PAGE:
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MDC factions agreed to field Tsvangirai as president

The two factions of the Movement for Democratic Change agreed on 19-20 January 2008 to form an electoral pact and to support Morgan Tsvangirai as their joint presidential candidate.

The two agreed to this after two-day talks that were funded by the Institute for Democracy in Africa chaired by activist Brian Raftopolous.

They also agreed to reunify within 12 months.

The MDC delegations which had 10 members each were led by secretary generals Tendai Biti and Welshman Ncube.

The two parties were also supposed to support common candidates for the parliamentary seats.

 

Full cable:

 

Viewing cable 08PRETORIA152, MDC FORMATIONS AGREE ON ELECTORAL PACT,

If you are new to these pages, please read an introduction on the structure of a cable as well as how to discuss them with others. See also the FAQs

Reference ID

Created

Released

Classification

Origin

08PRETORIA152

2008-01-24 05:44

2011-08-30 01:44

CONFIDENTIAL

Embassy Pretoria

VZCZCXRO9611

RR RUEHDU RUEHMR RUEHRN

DE RUEHSA #0152 0240544

ZNY CCCCC ZZH

R 240544Z JAN 08

FM AMEMBASSY PRETORIA

TO RUEHC/SECSTATE WASHDC 3256

INFO RUCNSAD/SOUTHERN AF DEVELOPMENT COMMUNITY COLLECTIVE

RUEHDS/AMEMBASSY ADDIS ABABA 2167

RUEHTN/AMCONSUL CAPE TOWN 5239

RUEHDU/AMCONSUL DURBAN 9509

RHEHNSC/NSC WASHDC

RUEAIIA/CIA WASHINGTON DC

RHEFDIA/DIA WASHINGTON DC

C O N F I D E N T I A L PRETORIA 000152

 

SIPDIS

 

SIPDIS

 

DEPT FOR AF/S

HARARE FOR G. WARREN

 

E.O. 12958: DECL: 02/22/2018

TAGS: PREL PHUM KDEM ZI SF

SUBJECT: MDC FORMATIONS AGREE ON ELECTORAL PACT,

UNIFICATION WITHIN 12 MONTHS

 

REF: A. HARARE 0016

 

B. PRETORIA 100

C. HARARE 38

D. PRETORIA 139

E. 05 PRETORIA 1477

 

Classified By: Deputy Chief of Mission Don Teitelbaum. Reasons 1.4(b)

and (d).

 

1. (C) The two formations of the Zimbabwean opposition

Movement for Democratic Change (MDC), led by Morgan

Tsvangirai and Arthur Mutambara, agreed to form an electoral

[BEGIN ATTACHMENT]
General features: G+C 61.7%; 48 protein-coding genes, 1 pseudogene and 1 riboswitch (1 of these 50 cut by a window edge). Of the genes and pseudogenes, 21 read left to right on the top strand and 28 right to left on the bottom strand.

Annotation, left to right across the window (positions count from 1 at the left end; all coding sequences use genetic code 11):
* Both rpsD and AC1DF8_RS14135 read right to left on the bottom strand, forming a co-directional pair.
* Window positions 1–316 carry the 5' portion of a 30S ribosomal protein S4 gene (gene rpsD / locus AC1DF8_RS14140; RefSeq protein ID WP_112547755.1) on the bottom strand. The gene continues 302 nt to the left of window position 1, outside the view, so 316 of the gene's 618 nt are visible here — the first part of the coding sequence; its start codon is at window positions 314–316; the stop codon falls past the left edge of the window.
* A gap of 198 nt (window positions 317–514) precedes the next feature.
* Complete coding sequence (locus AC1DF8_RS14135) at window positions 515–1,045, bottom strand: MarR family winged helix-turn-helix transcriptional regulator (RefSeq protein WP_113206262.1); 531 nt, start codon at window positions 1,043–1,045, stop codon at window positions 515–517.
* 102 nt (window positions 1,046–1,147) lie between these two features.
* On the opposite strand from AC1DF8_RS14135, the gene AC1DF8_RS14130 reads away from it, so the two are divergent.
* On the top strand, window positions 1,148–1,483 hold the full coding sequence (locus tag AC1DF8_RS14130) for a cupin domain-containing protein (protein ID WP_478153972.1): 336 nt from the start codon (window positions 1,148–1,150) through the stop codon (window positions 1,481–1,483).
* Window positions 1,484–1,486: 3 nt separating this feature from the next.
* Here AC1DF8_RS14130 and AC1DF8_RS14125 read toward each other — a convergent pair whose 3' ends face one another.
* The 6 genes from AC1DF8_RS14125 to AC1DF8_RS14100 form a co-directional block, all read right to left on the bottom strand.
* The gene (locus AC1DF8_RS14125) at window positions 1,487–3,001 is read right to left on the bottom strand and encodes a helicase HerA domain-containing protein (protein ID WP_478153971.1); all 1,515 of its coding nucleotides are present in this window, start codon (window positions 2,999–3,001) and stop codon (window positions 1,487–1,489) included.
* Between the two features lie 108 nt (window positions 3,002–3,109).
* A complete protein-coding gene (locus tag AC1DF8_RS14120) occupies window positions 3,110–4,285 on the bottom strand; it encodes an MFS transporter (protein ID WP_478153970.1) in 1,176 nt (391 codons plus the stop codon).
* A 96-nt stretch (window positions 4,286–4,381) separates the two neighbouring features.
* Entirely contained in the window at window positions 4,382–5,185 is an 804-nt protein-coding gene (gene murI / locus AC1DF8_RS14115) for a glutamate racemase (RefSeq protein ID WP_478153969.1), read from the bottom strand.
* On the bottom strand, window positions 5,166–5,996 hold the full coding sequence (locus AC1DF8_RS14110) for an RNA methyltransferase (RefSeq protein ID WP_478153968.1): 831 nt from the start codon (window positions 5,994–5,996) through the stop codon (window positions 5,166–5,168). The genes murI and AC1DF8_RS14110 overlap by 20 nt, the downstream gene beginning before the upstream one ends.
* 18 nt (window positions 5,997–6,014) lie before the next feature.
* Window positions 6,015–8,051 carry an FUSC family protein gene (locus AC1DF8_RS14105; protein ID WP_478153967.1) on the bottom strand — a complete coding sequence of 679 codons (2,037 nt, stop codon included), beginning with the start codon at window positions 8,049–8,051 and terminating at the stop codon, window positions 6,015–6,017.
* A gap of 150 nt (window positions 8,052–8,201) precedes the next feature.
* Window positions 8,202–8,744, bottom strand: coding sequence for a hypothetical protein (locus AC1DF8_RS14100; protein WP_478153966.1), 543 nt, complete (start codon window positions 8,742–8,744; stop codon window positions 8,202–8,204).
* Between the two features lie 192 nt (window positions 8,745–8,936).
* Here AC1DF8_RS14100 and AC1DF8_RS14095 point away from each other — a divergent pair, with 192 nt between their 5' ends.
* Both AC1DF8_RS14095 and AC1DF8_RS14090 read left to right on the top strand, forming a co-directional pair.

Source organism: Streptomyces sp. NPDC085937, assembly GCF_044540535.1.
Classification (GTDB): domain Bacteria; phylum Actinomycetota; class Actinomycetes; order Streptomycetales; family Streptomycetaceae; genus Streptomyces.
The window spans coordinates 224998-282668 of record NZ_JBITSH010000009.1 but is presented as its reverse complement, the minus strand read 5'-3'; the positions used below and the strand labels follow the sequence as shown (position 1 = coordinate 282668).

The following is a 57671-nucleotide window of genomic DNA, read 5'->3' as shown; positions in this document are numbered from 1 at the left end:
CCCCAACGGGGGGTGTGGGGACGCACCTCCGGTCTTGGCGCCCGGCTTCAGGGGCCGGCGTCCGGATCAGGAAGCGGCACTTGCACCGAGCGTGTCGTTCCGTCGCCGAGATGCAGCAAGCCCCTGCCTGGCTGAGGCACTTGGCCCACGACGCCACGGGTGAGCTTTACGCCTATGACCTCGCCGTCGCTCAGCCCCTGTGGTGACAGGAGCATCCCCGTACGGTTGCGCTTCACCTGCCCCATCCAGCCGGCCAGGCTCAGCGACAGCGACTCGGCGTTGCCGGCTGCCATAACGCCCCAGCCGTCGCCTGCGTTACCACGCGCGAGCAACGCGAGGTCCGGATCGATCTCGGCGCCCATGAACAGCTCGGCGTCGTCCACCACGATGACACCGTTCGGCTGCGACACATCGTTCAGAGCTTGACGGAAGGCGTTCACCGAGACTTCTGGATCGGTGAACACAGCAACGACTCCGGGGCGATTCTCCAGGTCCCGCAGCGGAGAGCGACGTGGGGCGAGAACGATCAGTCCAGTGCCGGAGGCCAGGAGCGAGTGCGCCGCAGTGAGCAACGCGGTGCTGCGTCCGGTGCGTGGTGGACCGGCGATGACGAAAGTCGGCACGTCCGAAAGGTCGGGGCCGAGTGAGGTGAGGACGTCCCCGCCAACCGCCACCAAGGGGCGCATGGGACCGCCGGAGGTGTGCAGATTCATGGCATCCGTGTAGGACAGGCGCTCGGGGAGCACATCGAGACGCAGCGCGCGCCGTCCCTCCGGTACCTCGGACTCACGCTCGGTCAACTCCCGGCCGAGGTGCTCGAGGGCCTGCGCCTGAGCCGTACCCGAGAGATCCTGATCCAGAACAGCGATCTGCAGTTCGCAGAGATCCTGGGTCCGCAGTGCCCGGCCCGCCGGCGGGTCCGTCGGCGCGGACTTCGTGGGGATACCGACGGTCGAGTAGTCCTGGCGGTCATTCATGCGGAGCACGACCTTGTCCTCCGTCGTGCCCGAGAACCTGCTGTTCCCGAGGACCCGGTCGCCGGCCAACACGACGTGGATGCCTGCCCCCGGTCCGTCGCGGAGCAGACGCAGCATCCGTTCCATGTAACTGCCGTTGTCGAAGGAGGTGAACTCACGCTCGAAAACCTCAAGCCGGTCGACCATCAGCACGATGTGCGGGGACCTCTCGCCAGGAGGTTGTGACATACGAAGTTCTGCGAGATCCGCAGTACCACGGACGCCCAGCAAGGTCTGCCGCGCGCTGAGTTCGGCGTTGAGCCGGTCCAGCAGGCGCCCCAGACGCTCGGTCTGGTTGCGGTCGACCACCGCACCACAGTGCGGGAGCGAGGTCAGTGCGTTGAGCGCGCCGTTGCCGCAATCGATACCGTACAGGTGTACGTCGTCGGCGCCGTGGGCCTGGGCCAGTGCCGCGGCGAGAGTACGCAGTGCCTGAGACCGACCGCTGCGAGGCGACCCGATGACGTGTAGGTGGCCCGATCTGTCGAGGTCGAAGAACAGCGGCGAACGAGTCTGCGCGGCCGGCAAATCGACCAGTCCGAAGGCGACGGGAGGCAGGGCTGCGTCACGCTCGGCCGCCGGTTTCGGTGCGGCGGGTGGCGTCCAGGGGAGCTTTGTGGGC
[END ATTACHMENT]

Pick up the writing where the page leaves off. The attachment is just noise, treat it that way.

SIPDIS

pact during January 19-20 meetings in Johannesburg. IDASA

Executive Director Paul Graham and Deputy Ivor Jenkins

briefed PolOff on January 22 on the IDASA-funded talks, which

were led by Secretaries General Tendai Biti and Welshman

Ncube. Each delegation had ten members, and the session was

chaired by civil society activist Brian Raftopolous.

 

3. (C) According to Graham and Jenkins, the two sides agreed

to support Morgan Tsvangirai as the joint presidential

candidate. They will support common candidates for

parliamentary seats. The two Secretaries General are “fine

tuning the modalities” of the agreement, which will include

some difficult political tradeoffs on parliamentary seats.

The two MDC formations also agreed to reunify within twelve

months. Once the details of the electoral pact are

finalized, the MDC will publicly announce the agreement.

 

4. (C) The atmospherics of the meeting were positive and

upbeat, said Jenkins, noting that this was the fifth such

effort to reunify and/or form a coalition. He was optimistic

that this agreement would stick. The two Secretaries General

have a positive working relationship, and the reality of the

upcoming election (ref A), failed SADC facilitation (refs B &

C), and rumored creation of a “third way” political force

(refs A & D) have “focused the minds” of the MDC leadership.

 

5. (C) Graham and Jenkins commented on the upcoming

Zimbabwean elections, which they understand are likely to

take place March 29:

 

— The MDC delegations are very unlikely to boycott the

elections, despite their threats and the uneven playing

field. Most senior MDC leaders believe the party would “fade

away” if they did not participate. In addition, MDC MPs want

to retain the salary and perks of a parliamentary seat.

 

— For the MDC, the logistical demands of putting forward 210

parliamentary candidates, 90 senate candidates, 5000 local

government candidates, and thousands of registered party

agents is impossible, given the time remaining.

 

— Despite their desire to participate, the MDC leadership

told IDASA they believe the election is already rigged (a

“fait accompli”). The “real battle for Zimbabwe’s democracy

will begin the day after the election,” Secretary General

Biti told Jenkins.

 

— Election day is likely to be chaotic, with the newly

demarcated constituencies, new polling places, and flawed

voting lists. This will create even more opportunity for

Mugabe to rig the election.

 

— During their recent visit to Zimbabwe, Jenkins and Graham

were “deeply discouraged” by civil society, which appeared

increasingly disengaged from politics. According to Jenkins

and Graham, most civil society groups view the election as

largely irrelevant, and relations between civil society and

the MDC have never been worse.

 

— IDASA is debating internally whether to mobilize a South

African civil society observer delegation for the March

elections, as they did in 2005 (led by the South African

Qelections, as they did in 2005 (led by the South African

Council of Churches and funded by USAID (ref E)). Graham and

Jenkins agree that there is no chance of a free and fair

election, but are considering whether their on-the-ground

voice as “informal observers” from South Africa might help

undermine the credibility of ZANU-PF’s victory.

BOST

(33 VIEWS)

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